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Man Sues Honolulu Police, City For Forced Urinal Licking

Jennifer Sinco Kelleher/AP
Former Honolulu police officer Reginald Ramones, center, walks down a street in Honolulu on Wednesday, Sept. 25, 2019. Ramones has pleaded guilty to failing to report that another police officer forced a homeless man to lick a public urinal.

A homeless man is suing the Honolulu Police Department and the city after he says officers forced him to lick a urinal in a public restroom.

Samuel Ingall was seeking shelter in the restroom in January 2018 when one of the officers told him in an “aggressive tone” that the “only way he could avoid arrest was by licking the urinal in the bathroom,” the lawsuit said.

Another officer stood in the doorway, propping open the door, then closed it so they wouldn't be caught on video, according to the lawsuit filed last week.

It said Ingall, “against his will, knelt before the urinal and licked the urinal."

John Rabago, who remains on restricted duty, pleaded guilty in December to depriving Ingall of his civil rights. Reginald Ramones, who left the department in August, pleaded guilty to a lesser charge that he knew Rabago committed a civil rights violation but didn't inform authorities.

According to Ingall's lawsuit, Rabago followed him out of the bathroom and laughed as he told other officers about Ingall licking the urinal.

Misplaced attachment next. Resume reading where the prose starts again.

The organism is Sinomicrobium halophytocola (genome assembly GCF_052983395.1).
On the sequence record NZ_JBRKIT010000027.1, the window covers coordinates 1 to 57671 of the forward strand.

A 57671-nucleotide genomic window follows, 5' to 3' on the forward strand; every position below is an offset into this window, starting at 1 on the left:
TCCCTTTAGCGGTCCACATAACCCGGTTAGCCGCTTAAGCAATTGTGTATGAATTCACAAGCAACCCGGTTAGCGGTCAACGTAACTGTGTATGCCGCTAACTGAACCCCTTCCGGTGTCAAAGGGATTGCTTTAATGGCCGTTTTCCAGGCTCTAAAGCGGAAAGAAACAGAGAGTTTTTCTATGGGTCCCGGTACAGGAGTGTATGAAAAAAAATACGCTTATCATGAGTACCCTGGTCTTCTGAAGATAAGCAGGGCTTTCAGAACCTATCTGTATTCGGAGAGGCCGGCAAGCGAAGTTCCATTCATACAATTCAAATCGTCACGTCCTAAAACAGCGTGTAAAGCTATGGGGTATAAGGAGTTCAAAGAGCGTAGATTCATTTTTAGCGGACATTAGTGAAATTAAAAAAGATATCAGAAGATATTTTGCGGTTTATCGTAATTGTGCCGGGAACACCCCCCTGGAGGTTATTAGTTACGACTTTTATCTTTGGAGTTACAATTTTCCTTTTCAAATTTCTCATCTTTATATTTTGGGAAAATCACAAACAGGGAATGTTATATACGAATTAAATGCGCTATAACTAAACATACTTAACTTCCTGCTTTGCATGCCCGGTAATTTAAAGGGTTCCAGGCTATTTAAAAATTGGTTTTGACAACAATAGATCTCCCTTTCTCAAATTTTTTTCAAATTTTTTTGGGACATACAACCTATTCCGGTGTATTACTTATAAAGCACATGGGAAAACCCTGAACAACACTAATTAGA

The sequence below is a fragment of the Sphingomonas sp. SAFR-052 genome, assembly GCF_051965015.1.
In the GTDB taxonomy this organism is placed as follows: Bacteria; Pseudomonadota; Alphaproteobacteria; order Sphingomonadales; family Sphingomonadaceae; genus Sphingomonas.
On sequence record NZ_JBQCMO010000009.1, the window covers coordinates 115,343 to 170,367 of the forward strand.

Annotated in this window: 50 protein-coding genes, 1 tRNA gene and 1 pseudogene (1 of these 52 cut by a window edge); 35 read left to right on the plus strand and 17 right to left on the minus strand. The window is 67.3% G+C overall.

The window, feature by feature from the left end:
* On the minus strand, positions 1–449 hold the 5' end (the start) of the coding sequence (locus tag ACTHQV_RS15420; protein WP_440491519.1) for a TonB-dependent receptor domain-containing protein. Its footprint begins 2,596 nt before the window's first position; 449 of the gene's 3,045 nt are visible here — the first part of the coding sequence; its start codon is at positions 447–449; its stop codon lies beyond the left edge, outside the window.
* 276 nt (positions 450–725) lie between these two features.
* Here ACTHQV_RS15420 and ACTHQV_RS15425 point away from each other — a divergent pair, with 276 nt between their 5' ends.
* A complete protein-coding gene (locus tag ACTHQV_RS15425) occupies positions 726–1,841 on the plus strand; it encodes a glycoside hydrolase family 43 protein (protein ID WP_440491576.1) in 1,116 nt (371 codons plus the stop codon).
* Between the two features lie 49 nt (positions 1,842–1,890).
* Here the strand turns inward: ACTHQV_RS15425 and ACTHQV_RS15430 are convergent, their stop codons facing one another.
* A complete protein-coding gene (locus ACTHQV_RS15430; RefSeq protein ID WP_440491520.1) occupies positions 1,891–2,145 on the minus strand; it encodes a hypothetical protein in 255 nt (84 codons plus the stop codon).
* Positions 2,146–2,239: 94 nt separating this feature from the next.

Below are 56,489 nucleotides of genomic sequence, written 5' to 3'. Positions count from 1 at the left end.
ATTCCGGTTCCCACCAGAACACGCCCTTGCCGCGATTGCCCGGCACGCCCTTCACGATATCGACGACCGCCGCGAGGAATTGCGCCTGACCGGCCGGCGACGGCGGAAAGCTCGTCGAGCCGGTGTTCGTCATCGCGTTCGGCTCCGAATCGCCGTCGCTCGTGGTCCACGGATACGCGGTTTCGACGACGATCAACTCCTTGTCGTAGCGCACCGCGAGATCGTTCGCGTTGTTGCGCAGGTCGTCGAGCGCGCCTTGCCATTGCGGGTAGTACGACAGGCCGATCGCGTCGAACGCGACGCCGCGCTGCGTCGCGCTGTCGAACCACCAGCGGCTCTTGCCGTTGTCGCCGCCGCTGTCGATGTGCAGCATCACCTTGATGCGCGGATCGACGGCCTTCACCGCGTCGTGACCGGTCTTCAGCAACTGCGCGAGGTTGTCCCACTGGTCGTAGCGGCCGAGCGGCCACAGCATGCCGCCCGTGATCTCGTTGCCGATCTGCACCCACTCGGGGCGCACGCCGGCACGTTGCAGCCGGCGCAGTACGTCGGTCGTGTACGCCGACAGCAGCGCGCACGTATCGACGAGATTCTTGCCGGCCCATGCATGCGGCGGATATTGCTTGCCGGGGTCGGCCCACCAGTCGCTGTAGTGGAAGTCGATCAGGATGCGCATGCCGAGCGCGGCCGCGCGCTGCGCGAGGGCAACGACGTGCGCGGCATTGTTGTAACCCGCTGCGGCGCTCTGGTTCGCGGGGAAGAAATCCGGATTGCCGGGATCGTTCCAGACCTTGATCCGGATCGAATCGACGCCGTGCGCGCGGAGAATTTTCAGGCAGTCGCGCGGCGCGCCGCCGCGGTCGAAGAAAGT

“For now, we’ll decline comment on the pending litigation,” city spokesman Alexander Zannes said.

Rabago wasn't allowed to plead no contest, so he pleaded guilty to accept responsibility, defense attorney Megan Kau said Monday. The guilty plea “potentially puts the city at risk because of the civil lawsuit,” which was expected, she said.

Ramones' attorney didn't immediately respond to a message seeking comment.

Ramones previously said in court that Rabago persuaded him not to tell authorities what happened and to delete their text messages about it.

The lawsuit names Rabago and Ramones individually as defendants.

Two other officers were placed on restricted duty when police Chief Susan Ballard turned over the case to the FBI in 2018.

Ingall is in a residential substance abuse program and plans to go into a clean and sober house, said his attorney, Myles Breiner.

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